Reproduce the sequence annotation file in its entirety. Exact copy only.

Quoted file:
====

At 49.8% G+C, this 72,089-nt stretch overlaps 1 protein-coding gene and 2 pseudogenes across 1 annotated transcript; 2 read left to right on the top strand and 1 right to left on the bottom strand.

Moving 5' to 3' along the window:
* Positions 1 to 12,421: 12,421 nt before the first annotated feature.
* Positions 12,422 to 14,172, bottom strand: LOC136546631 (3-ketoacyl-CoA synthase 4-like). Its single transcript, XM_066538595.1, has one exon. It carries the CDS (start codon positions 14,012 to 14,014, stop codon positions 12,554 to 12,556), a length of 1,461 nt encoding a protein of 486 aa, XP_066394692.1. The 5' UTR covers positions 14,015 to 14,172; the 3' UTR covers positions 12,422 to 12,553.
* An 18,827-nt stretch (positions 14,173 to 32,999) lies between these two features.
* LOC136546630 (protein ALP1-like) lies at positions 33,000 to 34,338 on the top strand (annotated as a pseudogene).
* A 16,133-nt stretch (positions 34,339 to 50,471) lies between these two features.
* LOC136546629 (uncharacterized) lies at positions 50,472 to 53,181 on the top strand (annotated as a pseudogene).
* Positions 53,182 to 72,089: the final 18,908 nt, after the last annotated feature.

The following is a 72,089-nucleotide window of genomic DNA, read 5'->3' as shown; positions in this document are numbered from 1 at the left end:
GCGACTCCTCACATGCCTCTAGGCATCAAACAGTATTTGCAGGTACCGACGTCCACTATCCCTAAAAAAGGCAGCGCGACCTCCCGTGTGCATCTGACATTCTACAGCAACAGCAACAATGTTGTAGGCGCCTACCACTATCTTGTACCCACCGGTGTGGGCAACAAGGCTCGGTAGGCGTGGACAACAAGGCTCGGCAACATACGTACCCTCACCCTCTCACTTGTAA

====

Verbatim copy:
At 49.8% G+C, this 72,089-nt stretch overlaps 1 protein-coding gene and 2 pseudogenes across 1 annotated transcript; 2 read left to right on the top strand and 1 right to left on the bottom strand.

Moving 5' to 3' along the window:
* Positions 1 to 12,421: 12,421 nt before the first annotated feature.
* Positions 12,422 to 14,172, bottom strand: LOC136546631 (3-ketoacyl-CoA synthase 4-like). Its single transcript, XM_066538595.1, has one exon. It carries the CDS (start codon positions 14,012 to 14,014, stop codon positions 12,554 to 12,556), a length of 1,461 nt encoding a protein of 486 aa, XP_066394692.1. The 5' UTR covers positions 14,015 to 14,172; the 3' UTR covers positions 12,422 to 12,553.
* An 18,827-nt stretch (positions 14,173 to 32,999) lies between these two features.
* LOC136546630 (protein ALP1-like) lies at positions 33,000 to 34,338 on the top strand (annotated as a pseudogene).
* A 16,133-nt stretch (positions 34,339 to 50,471) lies between these two features.
* LOC136546629 (uncharacterized) lies at positions 50,472 to 53,181 on the top strand (annotated as a pseudogene).
* Positions 53,182 to 72,089: the final 18,908 nt, after the last annotated feature.

The following is a 72,089-nucleotide window of genomic DNA, read 5'->3' as shown; positions in this document are numbered from 1 at the left end:
GCGACTCCTCACATGCCTCTAGGCATCAAACAGTATTTGCAGGTACCGACGTCCACTATCCCTAAAAAAGGCAGCGCGACCTCCCGTGTGCATCTGACATTCTACAGCAACAGCAACAATGTTGTAGGCGCCTACCACTATCTTGTACCCACCGGTGTGGGCAACAAGGCTCGGTAGGCGTGGACAACAAGGCTCGGCAACATACGTACCCTCACCCTCTCACTTGTAA